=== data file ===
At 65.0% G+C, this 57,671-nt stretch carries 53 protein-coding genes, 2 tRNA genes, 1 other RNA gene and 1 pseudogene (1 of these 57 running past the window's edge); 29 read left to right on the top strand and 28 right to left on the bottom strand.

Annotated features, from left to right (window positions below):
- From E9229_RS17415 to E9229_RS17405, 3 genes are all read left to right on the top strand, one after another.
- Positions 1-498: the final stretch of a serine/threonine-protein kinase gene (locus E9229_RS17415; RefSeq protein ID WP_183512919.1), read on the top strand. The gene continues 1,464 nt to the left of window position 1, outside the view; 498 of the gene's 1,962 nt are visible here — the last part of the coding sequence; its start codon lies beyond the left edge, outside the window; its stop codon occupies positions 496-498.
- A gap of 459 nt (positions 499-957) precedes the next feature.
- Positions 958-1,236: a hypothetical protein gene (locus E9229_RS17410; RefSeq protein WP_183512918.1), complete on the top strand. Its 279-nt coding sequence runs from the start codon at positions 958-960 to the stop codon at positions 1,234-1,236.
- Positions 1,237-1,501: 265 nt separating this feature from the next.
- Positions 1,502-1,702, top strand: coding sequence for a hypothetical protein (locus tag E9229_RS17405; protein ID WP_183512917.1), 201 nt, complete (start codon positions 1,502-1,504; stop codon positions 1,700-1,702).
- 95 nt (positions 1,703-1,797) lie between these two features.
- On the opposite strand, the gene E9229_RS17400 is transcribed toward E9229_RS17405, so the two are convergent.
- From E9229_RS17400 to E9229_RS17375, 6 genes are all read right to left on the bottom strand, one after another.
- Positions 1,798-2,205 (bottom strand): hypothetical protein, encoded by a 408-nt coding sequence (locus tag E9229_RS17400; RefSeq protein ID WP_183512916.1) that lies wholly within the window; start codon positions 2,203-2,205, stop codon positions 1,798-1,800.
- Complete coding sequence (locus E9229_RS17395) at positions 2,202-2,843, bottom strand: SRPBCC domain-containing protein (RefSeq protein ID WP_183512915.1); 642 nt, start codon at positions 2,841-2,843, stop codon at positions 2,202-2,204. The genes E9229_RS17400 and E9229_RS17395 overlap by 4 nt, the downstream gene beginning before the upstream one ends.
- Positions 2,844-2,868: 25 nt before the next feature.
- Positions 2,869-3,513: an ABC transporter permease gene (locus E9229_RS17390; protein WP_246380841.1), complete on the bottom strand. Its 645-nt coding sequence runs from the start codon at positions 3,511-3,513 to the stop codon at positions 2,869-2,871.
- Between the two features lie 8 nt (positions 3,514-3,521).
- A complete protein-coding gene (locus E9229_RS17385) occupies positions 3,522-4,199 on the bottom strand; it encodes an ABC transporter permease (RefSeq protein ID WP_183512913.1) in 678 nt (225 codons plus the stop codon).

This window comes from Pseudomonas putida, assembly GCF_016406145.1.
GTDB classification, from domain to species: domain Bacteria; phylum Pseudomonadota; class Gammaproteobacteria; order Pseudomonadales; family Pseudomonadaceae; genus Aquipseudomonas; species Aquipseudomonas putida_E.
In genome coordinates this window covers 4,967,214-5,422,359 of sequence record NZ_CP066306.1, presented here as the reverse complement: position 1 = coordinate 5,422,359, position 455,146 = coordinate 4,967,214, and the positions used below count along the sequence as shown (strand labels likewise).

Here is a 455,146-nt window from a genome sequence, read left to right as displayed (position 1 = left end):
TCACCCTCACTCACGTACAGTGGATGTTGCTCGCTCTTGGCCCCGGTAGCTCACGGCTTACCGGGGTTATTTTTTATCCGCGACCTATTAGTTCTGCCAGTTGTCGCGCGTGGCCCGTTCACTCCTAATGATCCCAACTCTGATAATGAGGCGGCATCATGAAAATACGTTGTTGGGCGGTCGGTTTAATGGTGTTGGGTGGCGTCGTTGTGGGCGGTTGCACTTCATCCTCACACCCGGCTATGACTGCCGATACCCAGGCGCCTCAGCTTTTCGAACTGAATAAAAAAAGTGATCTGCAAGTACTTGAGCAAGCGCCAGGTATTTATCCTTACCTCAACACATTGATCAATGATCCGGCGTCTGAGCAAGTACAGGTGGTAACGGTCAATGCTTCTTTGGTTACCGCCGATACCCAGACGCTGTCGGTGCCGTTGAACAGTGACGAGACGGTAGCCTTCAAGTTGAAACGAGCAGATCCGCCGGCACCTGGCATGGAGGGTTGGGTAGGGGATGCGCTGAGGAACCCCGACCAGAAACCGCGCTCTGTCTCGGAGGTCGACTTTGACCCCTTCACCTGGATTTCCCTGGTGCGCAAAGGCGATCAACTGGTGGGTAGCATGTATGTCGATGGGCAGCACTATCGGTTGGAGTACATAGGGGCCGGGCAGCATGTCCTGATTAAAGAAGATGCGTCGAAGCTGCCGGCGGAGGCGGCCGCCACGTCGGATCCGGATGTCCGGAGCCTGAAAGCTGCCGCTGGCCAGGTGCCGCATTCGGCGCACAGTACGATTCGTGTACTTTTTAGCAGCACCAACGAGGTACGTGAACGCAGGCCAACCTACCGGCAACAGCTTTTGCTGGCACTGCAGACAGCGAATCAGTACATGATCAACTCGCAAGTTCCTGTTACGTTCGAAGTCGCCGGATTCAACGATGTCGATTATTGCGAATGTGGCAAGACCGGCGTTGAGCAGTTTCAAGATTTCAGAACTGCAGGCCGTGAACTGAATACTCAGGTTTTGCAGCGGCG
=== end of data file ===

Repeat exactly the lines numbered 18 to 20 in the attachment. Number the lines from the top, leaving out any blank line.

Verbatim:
This window comes from Pseudomonas putida, assembly GCF_016406145.1.
GTDB classification, from domain to species: domain Bacteria; phylum Pseudomonadota; class Gammaproteobacteria; order Pseudomonadales; family Pseudomonadaceae; genus Aquipseudomonas; species Aquipseudomonas putida_E.
In genome coordinates this window covers 4,967,214-5,422,359 of sequence record NZ_CP066306.1, presented here as the reverse complement: position 1 = coordinate 5,422,359, position 455,146 = coordinate 4,967,214, and the positions used below count along the sequence as shown (strand labels likewise).